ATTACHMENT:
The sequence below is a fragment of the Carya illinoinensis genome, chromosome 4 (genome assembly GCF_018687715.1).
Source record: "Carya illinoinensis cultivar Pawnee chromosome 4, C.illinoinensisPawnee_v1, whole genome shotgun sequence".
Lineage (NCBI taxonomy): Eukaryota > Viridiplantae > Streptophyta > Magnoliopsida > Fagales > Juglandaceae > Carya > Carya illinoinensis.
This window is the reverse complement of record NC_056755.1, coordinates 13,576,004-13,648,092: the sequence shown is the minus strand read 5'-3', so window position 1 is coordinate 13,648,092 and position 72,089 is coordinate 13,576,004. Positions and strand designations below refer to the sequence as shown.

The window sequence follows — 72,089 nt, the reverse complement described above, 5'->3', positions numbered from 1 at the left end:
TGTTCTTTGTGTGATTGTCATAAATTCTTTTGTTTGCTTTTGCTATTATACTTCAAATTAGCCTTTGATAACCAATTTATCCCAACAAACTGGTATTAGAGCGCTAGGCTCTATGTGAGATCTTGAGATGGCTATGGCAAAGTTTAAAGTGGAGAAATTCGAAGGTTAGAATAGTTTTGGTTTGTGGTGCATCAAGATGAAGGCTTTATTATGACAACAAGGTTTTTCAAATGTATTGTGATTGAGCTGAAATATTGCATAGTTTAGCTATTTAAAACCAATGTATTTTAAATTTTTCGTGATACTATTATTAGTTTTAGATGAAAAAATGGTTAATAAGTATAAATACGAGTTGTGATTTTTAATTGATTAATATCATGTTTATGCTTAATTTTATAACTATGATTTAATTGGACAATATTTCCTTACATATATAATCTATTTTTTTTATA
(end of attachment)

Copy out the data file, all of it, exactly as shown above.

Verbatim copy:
The sequence below is a fragment of the Carya illinoinensis genome, chromosome 4 (genome assembly GCF_018687715.1).
Source record: "Carya illinoinensis cultivar Pawnee chromosome 4, C.illinoinensisPawnee_v1, whole genome shotgun sequence".
Lineage (NCBI taxonomy): Eukaryota > Viridiplantae > Streptophyta > Magnoliopsida > Fagales > Juglandaceae > Carya > Carya illinoinensis.
This window is the reverse complement of record NC_056755.1, coordinates 13,576,004-13,648,092: the sequence shown is the minus strand read 5'-3', so window position 1 is coordinate 13,648,092 and position 72,089 is coordinate 13,576,004. Positions and strand designations below refer to the sequence as shown.

The window sequence follows — 72,089 nt, the reverse complement described above, 5'->3', positions numbered from 1 at the left end:
TGTTCTTTGTGTGATTGTCATAAATTCTTTTGTTTGCTTTTGCTATTATACTTCAAATTAGCCTTTGATAACCAATTTATCCCAACAAACTGGTATTAGAGCGCTAGGCTCTATGTGAGATCTTGAGATGGCTATGGCAAAGTTTAAAGTGGAGAAATTCGAAGGTTAGAATAGTTTTGGTTTGTGGTGCATCAAGATGAAGGCTTTATTATGACAACAAGGTTTTTCAAATGTATTGTGATTGAGCTGAAATATTGCATAGTTTAGCTATTTAAAACCAATGTATTTTAAATTTTTCGTGATACTATTATTAGTTTTAGATGAAAAAATGGTTAATAAGTATAAATACGAGTTGTGATTTTTAATTGATTAATATCATGTTTATGCTTAATTTTATAACTATGATTTAATTGGACAATATTTCCTTACATATATAATCTATTTTTTTTATA